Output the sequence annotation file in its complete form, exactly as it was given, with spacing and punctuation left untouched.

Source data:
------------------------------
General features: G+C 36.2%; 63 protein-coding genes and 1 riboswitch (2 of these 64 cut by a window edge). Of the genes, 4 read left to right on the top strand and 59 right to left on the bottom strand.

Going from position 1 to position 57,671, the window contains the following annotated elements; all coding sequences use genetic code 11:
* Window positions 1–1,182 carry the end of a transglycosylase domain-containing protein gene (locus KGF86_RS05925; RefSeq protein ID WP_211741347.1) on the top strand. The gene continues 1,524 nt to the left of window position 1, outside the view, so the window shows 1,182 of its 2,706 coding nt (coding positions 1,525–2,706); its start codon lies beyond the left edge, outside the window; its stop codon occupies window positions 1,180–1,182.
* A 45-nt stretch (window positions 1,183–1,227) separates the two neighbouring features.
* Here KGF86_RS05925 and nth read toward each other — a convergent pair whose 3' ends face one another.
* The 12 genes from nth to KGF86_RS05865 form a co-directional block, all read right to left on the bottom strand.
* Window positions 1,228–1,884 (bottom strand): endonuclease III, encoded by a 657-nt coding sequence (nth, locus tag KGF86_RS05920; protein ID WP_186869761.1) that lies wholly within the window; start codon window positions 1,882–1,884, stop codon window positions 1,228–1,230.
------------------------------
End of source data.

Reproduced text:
General features: G+C 36.2%; 63 protein-coding genes and 1 riboswitch (2 of these 64 cut by a window edge). Of the genes, 4 read left to right on the top strand and 59 right to left on the bottom strand.

Going from position 1 to position 57,671, the window contains the following annotated elements; all coding sequences use genetic code 11:
* Window positions 1–1,182 carry the end of a transglycosylase domain-containing protein gene (locus KGF86_RS05925; RefSeq protein ID WP_211741347.1) on the top strand. The gene continues 1,524 nt to the left of window position 1, outside the view, so the window shows 1,182 of its 2,706 coding nt (coding positions 1,525–2,706); its start codon lies beyond the left edge, outside the window; its stop codon occupies window positions 1,180–1,182.
* A 45-nt stretch (window positions 1,183–1,227) separates the two neighbouring features.
* Here KGF86_RS05925 and nth read toward each other — a convergent pair whose 3' ends face one another.
* The 12 genes from nth to KGF86_RS05865 form a co-directional block, all read right to left on the bottom strand.
* Window positions 1,228–1,884 (bottom strand): endonuclease III, encoded by a 657-nt coding sequence (nth, locus tag KGF86_RS05920; protein ID WP_186869761.1) that lies wholly within the window; start codon window positions 1,882–1,884, stop codon window positions 1,228–1,230.